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Tourism

Prestigious careers await world-class candidates

by Susanna Tai

David Brightling, chairman, The Club Managers' Association of Hong Kong

Ongoing demand for graduates of hospitality programmes in the years ahead

Hong Kong's thriving hotel industry offers a range of great careers but, nowadays, graduates of hospitality-related courses have another option to consider. Their skills are just as much in demand with private clubs, which have restaurants, bars and exclusive facilities of a standard to rival any five-star establishment.

David Brightling, chairman of the Club Managers' Association of Hong Kong (CMAHK) and general manager of the Ladies Recreation Club, explains that one difficulty the sector currently faces is the ability to attract good staff. "I have heard that 22 hotels will open in Hong Kong and Macau by 2008, which will put a strain on the supply of fresh graduates," he says.

The CMAHK has therefore set up a scholarship programme as a way of attracting more young candidates. An annual fundraising banquet raises money and the association awards 8 to 10 scholarships a year, valued between HK$5,000 and HK$10,000. Most are awarded to undergraduates studying hospitality courses, who show an interest in a career in the club sector. However, students taking master's degrees and recreation programmes also receive full consideration.

In certain respects, clubs have a distinct advantage which sets them apart from hotels. "There is usually less pressure in the day-to-day work environment," explains Mr Brightling. "People who join private clubs are more interested in connecting with the staff and developing strong relationships. That allows the staff to become part of the fabric of the club."

Information exchange

The CMAHK currently has 49 members who manage city, country, golf, marina, recreation and residential clubs in Hong Kong, Macau and Southern China. Over the past two years, the association has focused on education and professional development, mainly by facilitating the exchange of information between members.

This has largely been done through a series of surveys on topics such as employee compensation, club pricing, subscriptions and user fees. "After formal meetings, members take the chance to exchange ideas and seek advice," says Mr Brightling. "This lets them see how other clubs do things and would handle similar situations."

Since the monthly meetings rotate between different clubs, members can also get a close-up look at other facilities. Already this year, Mr Brightling has visited the Kowloon Cricket Club and the United Services Recreation Club for the first time.

In one sense, member clubs might be regarded as direct competitors, but association members are generally open and willing to share information. There is actually very little rivalry because clubs appeal to different and specific groups. "For example, people who live in Mid-levels and play tennis are most likely to join the Ladies Recreation Club," Mr Brightling notes. "For this reason, the association's members are best described as friendly competitors."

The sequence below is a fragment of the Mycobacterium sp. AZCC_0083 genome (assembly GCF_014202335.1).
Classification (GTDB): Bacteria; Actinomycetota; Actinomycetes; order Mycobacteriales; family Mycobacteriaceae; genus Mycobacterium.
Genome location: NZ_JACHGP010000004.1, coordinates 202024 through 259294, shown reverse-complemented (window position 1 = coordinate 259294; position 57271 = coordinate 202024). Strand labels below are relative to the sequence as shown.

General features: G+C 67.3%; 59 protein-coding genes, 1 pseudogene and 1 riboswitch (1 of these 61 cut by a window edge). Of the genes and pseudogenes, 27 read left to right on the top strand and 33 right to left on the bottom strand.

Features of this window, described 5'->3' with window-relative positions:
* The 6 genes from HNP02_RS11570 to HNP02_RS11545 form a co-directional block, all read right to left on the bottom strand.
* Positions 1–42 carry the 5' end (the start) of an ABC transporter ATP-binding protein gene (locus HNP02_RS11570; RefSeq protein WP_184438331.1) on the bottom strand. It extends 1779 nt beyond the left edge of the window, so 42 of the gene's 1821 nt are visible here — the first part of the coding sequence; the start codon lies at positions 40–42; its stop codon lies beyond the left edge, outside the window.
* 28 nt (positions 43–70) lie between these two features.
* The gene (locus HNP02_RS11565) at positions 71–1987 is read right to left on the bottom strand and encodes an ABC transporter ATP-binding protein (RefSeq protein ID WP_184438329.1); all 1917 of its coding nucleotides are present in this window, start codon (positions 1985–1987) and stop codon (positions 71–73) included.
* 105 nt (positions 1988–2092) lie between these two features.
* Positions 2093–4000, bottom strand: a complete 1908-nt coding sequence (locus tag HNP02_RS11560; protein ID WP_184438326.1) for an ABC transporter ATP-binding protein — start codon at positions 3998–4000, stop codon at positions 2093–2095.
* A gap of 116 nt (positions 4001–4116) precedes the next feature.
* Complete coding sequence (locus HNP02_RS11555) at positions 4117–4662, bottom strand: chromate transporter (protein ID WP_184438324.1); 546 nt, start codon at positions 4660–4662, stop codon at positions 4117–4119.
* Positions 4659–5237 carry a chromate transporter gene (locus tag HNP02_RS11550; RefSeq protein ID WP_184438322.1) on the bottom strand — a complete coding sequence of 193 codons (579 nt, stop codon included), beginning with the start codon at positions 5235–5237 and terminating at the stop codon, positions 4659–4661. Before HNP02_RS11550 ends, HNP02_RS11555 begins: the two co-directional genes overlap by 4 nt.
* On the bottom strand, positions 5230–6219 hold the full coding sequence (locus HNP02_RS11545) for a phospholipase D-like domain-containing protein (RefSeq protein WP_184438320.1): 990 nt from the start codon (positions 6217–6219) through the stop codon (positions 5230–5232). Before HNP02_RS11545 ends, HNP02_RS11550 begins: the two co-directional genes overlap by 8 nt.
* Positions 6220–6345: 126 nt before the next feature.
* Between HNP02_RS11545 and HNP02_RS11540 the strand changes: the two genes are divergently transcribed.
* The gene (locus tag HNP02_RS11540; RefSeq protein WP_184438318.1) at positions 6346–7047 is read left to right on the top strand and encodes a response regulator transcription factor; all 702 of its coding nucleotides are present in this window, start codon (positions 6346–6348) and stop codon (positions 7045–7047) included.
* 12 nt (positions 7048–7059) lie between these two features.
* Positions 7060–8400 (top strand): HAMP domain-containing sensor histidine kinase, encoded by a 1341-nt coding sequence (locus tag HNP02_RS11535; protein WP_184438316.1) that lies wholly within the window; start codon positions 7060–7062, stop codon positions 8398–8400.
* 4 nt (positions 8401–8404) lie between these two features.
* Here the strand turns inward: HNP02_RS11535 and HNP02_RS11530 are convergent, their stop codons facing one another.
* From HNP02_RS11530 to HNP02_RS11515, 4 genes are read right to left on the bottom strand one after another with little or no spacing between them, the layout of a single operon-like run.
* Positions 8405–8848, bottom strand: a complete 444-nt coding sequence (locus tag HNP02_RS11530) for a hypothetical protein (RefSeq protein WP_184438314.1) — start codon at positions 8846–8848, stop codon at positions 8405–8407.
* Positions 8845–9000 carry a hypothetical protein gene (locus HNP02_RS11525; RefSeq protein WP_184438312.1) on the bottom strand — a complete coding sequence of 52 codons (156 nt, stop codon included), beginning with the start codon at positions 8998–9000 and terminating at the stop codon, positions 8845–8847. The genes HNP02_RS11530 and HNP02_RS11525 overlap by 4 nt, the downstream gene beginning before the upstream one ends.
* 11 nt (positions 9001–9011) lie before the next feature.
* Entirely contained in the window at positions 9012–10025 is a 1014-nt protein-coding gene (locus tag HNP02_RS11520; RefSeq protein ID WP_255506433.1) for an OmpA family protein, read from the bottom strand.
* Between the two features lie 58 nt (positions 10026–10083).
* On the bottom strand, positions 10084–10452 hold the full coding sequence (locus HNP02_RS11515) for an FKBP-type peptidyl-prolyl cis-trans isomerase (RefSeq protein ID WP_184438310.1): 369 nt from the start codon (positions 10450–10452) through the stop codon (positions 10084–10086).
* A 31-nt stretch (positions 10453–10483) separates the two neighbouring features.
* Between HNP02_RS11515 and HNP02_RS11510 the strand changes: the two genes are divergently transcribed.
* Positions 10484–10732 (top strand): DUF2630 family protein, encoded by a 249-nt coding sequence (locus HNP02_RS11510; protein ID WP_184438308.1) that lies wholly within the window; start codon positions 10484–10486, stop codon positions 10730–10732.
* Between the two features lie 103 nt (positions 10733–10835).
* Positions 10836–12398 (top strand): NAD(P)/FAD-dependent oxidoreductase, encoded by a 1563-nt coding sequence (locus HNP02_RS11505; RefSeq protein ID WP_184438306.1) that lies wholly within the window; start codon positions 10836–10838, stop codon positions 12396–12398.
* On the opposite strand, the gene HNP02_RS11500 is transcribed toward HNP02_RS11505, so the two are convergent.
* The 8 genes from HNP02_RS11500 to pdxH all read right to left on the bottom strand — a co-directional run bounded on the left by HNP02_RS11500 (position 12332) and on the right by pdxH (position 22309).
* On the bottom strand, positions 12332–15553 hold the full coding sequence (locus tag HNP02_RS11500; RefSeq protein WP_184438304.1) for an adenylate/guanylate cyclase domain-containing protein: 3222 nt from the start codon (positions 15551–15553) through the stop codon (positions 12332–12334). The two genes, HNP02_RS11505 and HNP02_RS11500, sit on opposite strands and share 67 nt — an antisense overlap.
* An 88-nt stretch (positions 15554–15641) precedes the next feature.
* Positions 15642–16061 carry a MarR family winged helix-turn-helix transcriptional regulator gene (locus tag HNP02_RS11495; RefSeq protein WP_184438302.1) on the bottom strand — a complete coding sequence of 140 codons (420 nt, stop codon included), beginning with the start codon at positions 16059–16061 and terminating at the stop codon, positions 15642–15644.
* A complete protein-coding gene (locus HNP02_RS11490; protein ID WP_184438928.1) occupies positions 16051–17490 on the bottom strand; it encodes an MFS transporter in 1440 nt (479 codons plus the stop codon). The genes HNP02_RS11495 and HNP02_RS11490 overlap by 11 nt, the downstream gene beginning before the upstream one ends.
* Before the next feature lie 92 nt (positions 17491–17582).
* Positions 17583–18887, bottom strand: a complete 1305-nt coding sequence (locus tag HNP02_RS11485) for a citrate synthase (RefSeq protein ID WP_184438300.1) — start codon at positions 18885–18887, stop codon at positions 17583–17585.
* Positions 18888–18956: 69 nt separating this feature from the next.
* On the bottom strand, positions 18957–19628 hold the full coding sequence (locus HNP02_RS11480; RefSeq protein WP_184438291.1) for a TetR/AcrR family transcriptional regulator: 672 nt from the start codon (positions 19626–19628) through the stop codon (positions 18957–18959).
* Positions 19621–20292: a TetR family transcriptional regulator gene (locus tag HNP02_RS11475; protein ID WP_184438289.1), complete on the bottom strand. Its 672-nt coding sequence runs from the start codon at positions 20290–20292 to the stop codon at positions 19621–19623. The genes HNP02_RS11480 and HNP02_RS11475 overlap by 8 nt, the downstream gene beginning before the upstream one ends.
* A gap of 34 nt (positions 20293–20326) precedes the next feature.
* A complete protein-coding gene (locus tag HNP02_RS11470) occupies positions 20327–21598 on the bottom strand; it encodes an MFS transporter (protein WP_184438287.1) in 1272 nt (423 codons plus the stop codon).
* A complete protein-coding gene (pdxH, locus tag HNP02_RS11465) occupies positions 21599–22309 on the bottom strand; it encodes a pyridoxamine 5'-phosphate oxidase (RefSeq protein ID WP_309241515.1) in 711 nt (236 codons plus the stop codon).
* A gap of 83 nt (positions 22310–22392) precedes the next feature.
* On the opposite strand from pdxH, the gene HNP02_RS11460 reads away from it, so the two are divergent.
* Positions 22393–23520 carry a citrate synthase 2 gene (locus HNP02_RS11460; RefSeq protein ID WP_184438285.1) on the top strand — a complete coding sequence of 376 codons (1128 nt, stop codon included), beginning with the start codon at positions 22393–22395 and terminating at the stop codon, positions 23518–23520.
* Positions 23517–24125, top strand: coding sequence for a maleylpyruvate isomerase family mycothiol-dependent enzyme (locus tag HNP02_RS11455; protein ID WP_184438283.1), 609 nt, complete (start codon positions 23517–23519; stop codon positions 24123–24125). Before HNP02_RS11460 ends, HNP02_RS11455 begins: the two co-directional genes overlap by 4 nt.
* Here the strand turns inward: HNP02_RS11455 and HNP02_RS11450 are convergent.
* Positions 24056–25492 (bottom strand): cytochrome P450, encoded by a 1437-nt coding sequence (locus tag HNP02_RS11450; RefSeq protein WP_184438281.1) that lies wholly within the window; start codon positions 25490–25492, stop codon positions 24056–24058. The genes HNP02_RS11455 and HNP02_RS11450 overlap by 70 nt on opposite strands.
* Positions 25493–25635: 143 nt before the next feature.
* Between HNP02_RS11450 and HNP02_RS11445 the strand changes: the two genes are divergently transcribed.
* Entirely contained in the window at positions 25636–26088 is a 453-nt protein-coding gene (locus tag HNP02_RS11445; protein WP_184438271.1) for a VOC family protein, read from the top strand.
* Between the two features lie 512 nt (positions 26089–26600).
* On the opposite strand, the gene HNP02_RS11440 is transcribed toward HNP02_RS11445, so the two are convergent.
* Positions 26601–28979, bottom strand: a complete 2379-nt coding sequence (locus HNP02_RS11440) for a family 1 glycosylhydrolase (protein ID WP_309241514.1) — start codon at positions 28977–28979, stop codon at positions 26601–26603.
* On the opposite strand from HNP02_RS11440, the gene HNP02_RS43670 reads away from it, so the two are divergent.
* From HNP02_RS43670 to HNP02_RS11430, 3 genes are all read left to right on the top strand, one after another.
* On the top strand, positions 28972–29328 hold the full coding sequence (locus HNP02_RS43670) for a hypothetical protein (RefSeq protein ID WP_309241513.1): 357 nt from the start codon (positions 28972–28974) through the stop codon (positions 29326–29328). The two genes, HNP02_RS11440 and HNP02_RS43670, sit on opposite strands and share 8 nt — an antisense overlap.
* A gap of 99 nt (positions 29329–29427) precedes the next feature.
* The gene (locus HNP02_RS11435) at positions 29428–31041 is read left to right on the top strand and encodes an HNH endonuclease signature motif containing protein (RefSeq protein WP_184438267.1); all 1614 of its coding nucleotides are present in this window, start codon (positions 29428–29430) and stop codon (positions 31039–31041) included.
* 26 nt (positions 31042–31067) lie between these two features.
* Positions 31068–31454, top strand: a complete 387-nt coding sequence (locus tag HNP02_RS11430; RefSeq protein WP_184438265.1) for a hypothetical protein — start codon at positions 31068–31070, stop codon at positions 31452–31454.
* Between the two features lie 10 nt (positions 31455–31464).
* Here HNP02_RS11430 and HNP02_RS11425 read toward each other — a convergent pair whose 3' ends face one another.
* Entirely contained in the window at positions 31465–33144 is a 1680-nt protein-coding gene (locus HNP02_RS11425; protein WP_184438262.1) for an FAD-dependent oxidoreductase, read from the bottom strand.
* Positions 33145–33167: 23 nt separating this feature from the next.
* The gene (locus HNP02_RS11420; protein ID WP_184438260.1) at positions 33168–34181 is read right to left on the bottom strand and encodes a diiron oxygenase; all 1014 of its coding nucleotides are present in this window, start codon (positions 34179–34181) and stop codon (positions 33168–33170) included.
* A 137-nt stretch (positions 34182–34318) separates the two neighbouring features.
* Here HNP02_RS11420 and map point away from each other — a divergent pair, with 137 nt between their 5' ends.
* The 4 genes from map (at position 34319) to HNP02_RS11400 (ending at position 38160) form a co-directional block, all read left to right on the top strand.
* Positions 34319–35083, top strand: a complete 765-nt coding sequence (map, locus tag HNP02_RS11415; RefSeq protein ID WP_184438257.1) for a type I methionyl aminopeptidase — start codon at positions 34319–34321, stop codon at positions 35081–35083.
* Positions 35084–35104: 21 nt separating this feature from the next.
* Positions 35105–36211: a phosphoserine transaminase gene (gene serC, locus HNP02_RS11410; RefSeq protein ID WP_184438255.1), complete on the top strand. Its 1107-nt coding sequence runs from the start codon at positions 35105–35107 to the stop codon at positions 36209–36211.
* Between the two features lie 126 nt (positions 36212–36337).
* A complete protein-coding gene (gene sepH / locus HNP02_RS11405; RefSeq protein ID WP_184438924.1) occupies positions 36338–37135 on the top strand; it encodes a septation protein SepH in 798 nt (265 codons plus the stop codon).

To provide updates on industry trends and developments, the CMAHK arranges talks by guest speakers and publishes a newsletter covering topics such as the latest anti-smoking legislation and the new certification programme for kitchens. "We are trying to give members all the information needed to manage their clubs as effectively as possible," he says

Superior facilities

One noticeable trend is that club users in Hong Kong have become more sophisticated and demanding in the last 10 years or so. In response to this, club managers can now justifiably claim to meet or perhaps surpass the highest international standards. "Private clubs here are truly world-class," says Mr Brightling. "I started my career in yachting and can say that the Royal Hong Kong Yacht Club is definitely one of the best of its kind anywhere in the world."

He adds that one thing all the association's members have in common is the desire to make their club a home away from home. "We try to create an environment where people can escape from the hustle and bustle of daily life; a place where they can get away from it all," he says.

Perfect hosts

  • Graduates of hospitality courses in Hong Kong have the option of working for hotels or private clubs
  • CMAHK offers annual scholarships for students taking programmes relevant to the sector
  • Surveys and monthly meetings allow association members to share information and advice
  • Guest speakers and newsletters inform members of the latest trends and developments
  • Hong Kong's private clubs now match the highest international standards
  • Club managers aim to create an environment which feels like a home away from home



Taken from Career Times 07 April 2006

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